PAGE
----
17. Calibrated Air Speed • Once the two errors have been accounted for, we are left with Calibrated Air Speed (CAS), formerly known as Rectified Air Speed (RAS). • IAS ± Pressure Error ± Instrument Error = CAS • Thus an IAS of 118 kts with a correction on the calibration card of +2 kts would give a CAS of 120 kts.

18. True Air Speed (TAS) • To obtain True Air Speed (TAS) from CAS you need to correct for air density changes caused by changes in temperature and altitude. • This can be done by calculation or by Navigation Computer.

19. TAS • If you are flying at speeds greater than 300 kts, then you need to apply a correction for Compressibility Error, which is caused by air becoming compressed in the Pitot Tube. CAS ± Density Error + Compressibility Error = TAS

20. Units of Time • Time is probably the only example of scientific measurement where every nation uses the same units. • Everyone is familiar with days, hours and minutes; it is only necessary to ensure that you use hours when working with knots as this speed is nautical miles per hour.

21. Units of Time • In military and commercial aviation the 24 hour clock is used, set to Greenwich Mean Time GMT or Coordinated Universal Time (UTC) as it is now known. • UTC can also be known as Zulu Time • Summer Time or Daylight Saving Time is always ignored.

22. Calculation of Time of Flight(Still Air) • If a car travels 120 miles at 60 mph, it will take 2 hours to complete the journey. • This is calculated using the distance speed time formulae

23. Provided 2 quantities are known From Speed Distance and Time The 3rd one can be calculated using the following formula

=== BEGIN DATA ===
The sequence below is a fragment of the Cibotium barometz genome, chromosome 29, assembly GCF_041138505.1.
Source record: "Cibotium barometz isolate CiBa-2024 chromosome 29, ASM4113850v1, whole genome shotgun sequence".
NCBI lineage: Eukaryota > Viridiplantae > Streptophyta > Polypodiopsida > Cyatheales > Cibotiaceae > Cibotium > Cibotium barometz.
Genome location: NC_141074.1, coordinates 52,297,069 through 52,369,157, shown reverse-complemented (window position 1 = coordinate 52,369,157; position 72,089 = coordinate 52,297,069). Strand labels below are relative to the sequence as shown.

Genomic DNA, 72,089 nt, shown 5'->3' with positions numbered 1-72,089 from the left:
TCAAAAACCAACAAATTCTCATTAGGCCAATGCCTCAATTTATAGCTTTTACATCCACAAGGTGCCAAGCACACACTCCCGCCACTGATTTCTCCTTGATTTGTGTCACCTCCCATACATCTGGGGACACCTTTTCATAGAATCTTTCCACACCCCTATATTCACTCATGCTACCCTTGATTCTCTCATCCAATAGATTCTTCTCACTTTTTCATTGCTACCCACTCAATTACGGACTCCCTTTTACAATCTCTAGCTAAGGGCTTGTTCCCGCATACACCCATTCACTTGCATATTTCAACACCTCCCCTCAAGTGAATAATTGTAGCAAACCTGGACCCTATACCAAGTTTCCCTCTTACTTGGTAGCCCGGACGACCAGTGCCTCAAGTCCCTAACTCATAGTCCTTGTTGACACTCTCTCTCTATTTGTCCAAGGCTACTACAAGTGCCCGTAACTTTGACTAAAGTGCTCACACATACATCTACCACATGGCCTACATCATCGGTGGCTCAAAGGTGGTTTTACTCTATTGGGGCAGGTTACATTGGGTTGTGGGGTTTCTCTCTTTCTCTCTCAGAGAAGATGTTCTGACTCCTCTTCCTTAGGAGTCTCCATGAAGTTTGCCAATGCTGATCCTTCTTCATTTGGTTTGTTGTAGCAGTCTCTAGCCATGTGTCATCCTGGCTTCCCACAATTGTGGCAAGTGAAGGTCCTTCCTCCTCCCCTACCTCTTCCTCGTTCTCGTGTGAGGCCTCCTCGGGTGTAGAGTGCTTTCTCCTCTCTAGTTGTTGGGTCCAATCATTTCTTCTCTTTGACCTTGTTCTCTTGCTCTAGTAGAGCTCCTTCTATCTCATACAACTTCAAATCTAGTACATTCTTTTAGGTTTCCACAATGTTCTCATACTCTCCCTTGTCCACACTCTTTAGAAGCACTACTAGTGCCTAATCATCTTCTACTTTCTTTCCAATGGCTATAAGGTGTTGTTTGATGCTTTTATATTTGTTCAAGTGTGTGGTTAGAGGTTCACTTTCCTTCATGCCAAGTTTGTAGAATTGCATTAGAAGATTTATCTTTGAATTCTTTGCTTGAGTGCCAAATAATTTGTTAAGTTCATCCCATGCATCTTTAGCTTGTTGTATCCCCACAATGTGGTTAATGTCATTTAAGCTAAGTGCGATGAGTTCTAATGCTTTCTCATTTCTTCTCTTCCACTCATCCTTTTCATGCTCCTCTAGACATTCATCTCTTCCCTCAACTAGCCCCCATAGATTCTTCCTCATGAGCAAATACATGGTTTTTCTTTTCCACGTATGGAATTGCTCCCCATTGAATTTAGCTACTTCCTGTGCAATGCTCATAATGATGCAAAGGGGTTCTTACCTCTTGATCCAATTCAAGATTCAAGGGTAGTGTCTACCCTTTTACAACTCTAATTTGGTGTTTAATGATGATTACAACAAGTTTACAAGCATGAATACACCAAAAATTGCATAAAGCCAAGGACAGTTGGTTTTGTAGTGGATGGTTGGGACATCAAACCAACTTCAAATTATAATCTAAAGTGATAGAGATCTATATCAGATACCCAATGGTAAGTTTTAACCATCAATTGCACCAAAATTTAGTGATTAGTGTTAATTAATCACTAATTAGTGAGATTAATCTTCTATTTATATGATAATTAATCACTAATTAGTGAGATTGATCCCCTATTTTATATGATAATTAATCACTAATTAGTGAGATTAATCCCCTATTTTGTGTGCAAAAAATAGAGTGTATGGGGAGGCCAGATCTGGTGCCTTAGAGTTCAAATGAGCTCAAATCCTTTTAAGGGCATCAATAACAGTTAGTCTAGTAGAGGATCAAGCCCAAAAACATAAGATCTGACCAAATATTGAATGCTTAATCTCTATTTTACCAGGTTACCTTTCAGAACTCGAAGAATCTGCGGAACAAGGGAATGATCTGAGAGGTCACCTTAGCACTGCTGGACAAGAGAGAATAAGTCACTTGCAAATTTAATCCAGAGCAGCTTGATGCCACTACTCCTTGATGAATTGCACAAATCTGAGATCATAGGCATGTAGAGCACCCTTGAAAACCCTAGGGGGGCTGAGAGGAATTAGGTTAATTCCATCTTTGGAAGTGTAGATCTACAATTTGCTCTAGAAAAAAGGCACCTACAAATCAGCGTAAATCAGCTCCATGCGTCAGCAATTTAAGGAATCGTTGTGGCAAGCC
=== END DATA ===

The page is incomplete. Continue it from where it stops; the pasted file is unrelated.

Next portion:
24. Distance Speed Time Calculation Triangle (Still Air)

25. DISTANCE (D) = SPEED (S) TIME(T) DISTANCE (D) = TIME (T) SPEED (S) = DISTANCE SPEED (S) x TIME (T)

26. Example: How fast must we go to cover 1500 nm in 5 hours? Quantities known are: Distance Time

27. DISTANCE (D) = SPEED (S) TIME(T) Therefore we use the following formulae: 3 Therefore: 1500 nm 300 S (Knots) = = 5 hours 1

28. Check of Understanding One degree of latitude represents: 1 nm 6 nm 60 nm 360 nm

29. Glasgow is due north of Plymouth (approximately on the same meridian). If Glasgow is latitude 55°50’ and Plymouth is latitude 50°25’ what distance are the two places apart?: 450 nm 525 nm 275 nm 325 nm

30. 55° 50’ - 50° 25’ 55 – 50 = 5 5 x 60 = 300 50 – 25 = 25 300 + 25 = 325nm

31. In the RAF, aircraft speeds are generally expressed in: metres per second miles per hour nautical miles per second Knots

32. An ASI has an instrument correction factor of +3 kts and a pressure correction factor of -1 Kts. If the instrument reads 130 kts what is the CAS? 130 Kts 132 Kts 133 Kts 134 Kts

33. IAS ± Pressure Error ± Instrument Error = CAS 130 kts + 3 kts – 1 kts = CAS 133 kts – 1 kts = CAS 132 kts = CAS

34. A Tornado is flying at a TAS of 400 kts. How far will it travel in 2 hrs? 200 nm 200 Km 800 nm 800 Km

35. = DISTANCE SPEED (S) x TIME (T) D = 400 kts x 2 hrs D = 400 x 2 = 800 Kts = Nautical Miles per hour 800 Nautical Miles 800 nm